A Match Made in Heaven
I was on vacation when I read on Twitter that IndyCar driver Dan Wheldon had been killed in a race in Las Vegas a few hours earlier. Covering sports, and action sports specifically, I’ve grown accustomed to finding out about athlete deaths in this manner on an all-too frequent basis. Every time, reading the news affects me differently. It’s strange to read about someone’s death in 140 characters or less. This time, I found myself thinking about Dan’s wife and his family.
In action sports like BASE-jumping, rally car racing or even motocross, the chances of an athlete dying on live television are slim. I’ve been bracing for that to happen since I began covering the X Games almost 10 years ago, but so far, we’ve been lucky. That’s not to say unfortunate, unnecessary deaths don’t occur. But fatalities tend to take place, more often than not, at small, out-of-the-way contests. And some of the more dangerous sports, like big-mountain snowboarding and wingsuit flying, aren’t televised. So the idea that Dan’s family and friends were watching, on live TV, when he died, was hard for me to fathom. It just seemed so sad and unnecessary.
I only met Dan once, while working on a story on racing dads. The story was an investigation into the long-held belief that having children slows drivers down. Dan’s former teammate and good friend, Scott Dixon, was about to have a baby mid-season, and Dan, who had recently married his former assistant, Susie, had a newborn himself. We talked about family and life and death and whether getting married and having kids made him fearful in the car. I had the same conversation with several drivers, but Dan’s is the only one I still remember, almost verbatim. I think it’s because of how honest it felt, and how starry-eyed he got when talking about his wife. It affected me for a long time afterward.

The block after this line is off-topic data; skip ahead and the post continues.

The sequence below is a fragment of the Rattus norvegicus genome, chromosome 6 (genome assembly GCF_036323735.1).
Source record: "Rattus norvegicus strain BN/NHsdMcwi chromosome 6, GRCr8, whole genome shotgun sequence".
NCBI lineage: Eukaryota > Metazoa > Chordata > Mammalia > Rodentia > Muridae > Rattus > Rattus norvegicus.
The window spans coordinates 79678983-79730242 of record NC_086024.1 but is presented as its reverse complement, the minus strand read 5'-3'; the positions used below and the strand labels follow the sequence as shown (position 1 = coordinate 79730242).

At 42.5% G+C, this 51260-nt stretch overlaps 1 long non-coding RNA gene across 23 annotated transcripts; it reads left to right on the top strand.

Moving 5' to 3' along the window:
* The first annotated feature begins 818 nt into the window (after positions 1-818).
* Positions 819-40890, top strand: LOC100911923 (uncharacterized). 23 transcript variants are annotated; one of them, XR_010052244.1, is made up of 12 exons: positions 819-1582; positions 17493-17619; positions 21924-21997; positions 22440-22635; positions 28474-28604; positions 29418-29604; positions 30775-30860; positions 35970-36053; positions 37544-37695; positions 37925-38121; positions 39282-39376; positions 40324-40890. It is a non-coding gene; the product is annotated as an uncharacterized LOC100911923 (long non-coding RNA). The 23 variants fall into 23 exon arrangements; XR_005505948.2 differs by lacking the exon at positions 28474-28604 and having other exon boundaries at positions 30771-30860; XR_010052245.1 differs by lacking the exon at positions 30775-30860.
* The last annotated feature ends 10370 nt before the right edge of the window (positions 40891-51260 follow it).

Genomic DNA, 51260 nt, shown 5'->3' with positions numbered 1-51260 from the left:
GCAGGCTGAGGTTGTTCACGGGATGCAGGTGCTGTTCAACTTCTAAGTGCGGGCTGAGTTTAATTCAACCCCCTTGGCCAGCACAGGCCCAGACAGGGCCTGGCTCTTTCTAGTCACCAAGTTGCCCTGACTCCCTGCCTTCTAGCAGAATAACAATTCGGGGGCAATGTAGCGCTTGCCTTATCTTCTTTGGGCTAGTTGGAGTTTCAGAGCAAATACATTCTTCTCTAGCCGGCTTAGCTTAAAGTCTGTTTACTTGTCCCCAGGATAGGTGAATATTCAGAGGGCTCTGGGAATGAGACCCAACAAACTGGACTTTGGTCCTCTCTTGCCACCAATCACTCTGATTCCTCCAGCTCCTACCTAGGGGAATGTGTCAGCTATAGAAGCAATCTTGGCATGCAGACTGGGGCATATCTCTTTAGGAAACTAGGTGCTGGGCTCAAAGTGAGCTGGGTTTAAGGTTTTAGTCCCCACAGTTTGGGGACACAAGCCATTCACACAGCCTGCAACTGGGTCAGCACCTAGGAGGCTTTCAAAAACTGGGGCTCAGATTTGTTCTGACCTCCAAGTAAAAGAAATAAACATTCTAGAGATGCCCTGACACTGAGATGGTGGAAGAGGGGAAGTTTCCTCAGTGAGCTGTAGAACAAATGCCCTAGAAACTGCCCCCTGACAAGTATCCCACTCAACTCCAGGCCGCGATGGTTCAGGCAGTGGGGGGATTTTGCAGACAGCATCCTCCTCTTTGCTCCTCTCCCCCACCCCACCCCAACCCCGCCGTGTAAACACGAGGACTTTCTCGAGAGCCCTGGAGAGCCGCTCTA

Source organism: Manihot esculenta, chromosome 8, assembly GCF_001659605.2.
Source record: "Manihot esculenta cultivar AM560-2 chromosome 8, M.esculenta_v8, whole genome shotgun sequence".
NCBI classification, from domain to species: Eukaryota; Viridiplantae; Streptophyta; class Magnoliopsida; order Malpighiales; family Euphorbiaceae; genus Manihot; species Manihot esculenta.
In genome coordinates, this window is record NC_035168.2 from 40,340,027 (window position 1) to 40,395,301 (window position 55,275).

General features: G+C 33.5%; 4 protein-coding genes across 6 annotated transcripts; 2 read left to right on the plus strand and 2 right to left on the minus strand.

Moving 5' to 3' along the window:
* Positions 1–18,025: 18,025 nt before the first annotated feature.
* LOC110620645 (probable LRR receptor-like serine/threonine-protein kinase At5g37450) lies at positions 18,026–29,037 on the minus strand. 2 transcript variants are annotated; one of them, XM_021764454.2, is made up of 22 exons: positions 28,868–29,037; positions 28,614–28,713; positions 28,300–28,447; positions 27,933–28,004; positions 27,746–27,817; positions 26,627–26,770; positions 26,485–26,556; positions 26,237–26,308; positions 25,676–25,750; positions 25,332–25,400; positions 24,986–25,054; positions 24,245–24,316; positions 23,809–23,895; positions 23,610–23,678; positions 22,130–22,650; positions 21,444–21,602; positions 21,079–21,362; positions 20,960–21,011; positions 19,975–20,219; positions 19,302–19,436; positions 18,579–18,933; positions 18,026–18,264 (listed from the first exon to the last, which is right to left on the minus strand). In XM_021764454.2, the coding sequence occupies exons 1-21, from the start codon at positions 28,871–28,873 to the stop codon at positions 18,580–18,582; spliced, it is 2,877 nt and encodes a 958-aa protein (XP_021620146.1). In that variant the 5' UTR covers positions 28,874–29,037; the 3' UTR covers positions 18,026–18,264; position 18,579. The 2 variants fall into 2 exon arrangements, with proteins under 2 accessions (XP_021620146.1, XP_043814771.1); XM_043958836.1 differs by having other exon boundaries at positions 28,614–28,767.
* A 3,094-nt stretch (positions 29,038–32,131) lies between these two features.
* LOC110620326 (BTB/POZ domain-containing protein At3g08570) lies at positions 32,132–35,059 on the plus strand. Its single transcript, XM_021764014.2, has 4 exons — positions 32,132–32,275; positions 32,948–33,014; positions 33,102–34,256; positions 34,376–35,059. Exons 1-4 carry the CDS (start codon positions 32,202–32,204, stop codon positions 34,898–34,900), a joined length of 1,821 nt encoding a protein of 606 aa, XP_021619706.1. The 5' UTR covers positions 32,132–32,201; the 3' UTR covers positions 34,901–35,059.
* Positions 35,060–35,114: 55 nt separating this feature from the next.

Like a lot of us who work in the sports world, I’ve become a bit jaded when it comes to the topic of athletes and their romantic relationships. The moment you get sucked into believing an athlete and his or her wife or husband is “the real deal,” you read about how this one cheated on that one and the divorce is weeks away. It’s hard to believe there are truly committed relationships taking place in this world of groupies and endless travel. But talking to Dan, I bought in. I truly believed I’d found one.
He was, as was his reputation, funny and saucy and not afraid to speak his mind. But when he talked about Susie, he lit up in a way that made me melt. If every girl had a guy who talked about her the way he talked about his wife, we’d all be pretty happy, I told him. I said I bet they were the most annoying couple in the pits, so sappy their friends would get sticky if they stood too close to them. When I asked him if he and Susie, like many drivers confessed they’d done, had timed the conception of their son to coincide with the off-season, he said, “We weren’t thinking about timing. I mean, it’s tough on my wife because when I look this good, she wants to jump my bones all the time. It’d be tough for her to time that. But it worked out perfectly for us.” He was funny. I never met Susie, but talking to Dan, they seemed like the type of couple you wanted to invite to all your parties. That day, I was convinced, by Dan Wheldon, that it was possible for a person to be a professional athlete in the highest ranks of his or her sport and have the kind of relationship people write movies (romantic comedies, obviously) about.